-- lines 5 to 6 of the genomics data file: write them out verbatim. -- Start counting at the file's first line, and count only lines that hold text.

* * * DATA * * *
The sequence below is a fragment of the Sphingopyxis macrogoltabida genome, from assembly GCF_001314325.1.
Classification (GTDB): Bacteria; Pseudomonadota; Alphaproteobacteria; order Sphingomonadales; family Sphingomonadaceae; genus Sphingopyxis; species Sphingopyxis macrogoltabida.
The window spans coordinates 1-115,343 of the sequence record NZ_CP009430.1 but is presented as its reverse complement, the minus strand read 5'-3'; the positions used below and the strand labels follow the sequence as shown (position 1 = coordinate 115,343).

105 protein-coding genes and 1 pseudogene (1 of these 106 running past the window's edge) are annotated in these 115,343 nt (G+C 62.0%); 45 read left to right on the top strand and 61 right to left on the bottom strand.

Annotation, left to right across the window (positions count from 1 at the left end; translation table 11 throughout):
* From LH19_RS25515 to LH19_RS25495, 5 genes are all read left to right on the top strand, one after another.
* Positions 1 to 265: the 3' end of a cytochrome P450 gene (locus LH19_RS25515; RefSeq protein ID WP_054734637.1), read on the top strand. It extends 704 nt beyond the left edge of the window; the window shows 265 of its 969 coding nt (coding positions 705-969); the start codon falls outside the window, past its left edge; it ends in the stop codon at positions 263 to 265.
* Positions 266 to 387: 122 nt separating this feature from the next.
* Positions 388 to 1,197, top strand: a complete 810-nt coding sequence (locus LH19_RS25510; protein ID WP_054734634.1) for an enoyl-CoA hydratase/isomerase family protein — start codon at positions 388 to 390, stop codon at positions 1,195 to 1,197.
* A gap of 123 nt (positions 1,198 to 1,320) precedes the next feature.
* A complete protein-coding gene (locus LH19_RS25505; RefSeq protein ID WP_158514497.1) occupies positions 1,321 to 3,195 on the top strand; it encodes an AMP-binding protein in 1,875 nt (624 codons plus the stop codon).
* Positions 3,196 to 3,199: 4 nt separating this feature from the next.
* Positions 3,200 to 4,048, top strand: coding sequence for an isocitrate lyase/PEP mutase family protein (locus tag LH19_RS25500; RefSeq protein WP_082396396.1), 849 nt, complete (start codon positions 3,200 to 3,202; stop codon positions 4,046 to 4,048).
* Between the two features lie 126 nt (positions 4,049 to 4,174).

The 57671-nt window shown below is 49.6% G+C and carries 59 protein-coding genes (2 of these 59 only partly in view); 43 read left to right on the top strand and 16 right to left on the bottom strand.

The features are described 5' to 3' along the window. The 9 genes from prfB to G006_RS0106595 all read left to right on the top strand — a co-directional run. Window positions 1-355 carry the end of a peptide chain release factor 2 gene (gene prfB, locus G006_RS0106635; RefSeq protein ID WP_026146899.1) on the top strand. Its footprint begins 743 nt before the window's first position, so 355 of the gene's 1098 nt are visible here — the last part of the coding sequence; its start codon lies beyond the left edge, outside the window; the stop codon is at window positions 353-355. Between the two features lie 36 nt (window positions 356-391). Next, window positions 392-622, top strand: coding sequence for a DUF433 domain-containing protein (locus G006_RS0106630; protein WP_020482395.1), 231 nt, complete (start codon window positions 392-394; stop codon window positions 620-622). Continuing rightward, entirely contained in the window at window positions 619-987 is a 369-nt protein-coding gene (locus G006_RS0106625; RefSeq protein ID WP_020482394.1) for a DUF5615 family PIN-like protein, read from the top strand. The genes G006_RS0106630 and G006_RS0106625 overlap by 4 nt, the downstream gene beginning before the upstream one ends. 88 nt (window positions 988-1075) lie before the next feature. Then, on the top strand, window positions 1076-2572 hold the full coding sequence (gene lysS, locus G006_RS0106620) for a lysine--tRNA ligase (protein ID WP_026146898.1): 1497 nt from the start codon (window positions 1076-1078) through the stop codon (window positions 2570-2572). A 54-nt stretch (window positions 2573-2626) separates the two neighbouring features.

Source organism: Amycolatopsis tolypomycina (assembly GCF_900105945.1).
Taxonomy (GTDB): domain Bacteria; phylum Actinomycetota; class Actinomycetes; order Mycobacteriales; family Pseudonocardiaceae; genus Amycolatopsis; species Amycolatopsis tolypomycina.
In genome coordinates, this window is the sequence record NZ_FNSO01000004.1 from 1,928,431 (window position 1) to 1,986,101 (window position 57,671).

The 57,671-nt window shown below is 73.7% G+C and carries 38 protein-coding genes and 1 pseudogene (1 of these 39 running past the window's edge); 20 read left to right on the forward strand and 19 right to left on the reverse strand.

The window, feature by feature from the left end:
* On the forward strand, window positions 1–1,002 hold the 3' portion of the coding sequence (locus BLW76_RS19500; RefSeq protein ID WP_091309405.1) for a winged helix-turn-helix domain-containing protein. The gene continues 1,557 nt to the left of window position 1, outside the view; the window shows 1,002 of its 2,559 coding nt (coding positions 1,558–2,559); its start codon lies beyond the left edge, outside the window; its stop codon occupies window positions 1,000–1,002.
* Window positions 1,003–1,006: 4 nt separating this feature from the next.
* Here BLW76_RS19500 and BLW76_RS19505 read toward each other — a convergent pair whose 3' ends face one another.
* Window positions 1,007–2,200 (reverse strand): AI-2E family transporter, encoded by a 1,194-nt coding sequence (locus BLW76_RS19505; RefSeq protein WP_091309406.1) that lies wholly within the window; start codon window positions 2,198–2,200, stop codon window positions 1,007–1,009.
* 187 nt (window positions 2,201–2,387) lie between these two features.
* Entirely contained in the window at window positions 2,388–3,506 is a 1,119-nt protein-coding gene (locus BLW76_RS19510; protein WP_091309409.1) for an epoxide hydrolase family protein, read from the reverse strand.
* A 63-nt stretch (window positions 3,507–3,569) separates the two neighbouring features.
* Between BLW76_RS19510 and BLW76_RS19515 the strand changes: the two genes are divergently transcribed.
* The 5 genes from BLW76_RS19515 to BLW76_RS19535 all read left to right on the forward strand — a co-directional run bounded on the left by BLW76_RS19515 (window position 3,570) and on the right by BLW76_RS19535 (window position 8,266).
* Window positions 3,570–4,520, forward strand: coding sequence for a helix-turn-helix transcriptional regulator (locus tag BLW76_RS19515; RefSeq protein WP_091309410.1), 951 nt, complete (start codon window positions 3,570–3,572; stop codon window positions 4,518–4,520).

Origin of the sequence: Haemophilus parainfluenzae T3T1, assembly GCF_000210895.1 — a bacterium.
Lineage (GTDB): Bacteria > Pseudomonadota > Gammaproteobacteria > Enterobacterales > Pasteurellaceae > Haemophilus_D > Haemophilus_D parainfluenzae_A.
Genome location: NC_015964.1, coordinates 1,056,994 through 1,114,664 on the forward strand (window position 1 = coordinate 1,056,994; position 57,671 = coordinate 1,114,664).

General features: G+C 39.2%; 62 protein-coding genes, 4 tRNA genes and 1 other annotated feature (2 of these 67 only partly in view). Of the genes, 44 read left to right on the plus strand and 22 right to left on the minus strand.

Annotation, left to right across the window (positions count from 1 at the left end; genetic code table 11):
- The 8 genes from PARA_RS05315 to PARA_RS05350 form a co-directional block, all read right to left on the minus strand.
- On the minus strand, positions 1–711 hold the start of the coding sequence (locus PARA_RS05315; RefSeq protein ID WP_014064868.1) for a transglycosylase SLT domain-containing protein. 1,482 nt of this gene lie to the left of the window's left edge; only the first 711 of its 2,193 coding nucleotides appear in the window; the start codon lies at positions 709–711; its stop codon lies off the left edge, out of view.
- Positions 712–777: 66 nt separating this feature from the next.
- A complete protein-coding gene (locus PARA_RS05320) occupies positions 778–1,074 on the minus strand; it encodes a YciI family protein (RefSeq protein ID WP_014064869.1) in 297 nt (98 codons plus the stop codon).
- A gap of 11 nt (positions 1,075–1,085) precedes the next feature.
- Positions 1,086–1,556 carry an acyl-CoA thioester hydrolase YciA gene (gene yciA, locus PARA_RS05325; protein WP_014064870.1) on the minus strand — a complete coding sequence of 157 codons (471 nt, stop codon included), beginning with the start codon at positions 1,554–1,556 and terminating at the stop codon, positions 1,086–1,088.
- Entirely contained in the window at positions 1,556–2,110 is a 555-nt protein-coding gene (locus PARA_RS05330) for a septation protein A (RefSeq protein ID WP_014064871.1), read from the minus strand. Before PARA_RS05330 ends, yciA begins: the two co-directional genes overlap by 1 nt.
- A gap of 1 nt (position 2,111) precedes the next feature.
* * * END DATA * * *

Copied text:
Annotation, left to right across the window (positions count from 1 at the left end; translation table 11 throughout):
* From LH19_RS25515 to LH19_RS25495, 5 genes are all read left to right on the top strand, one after another.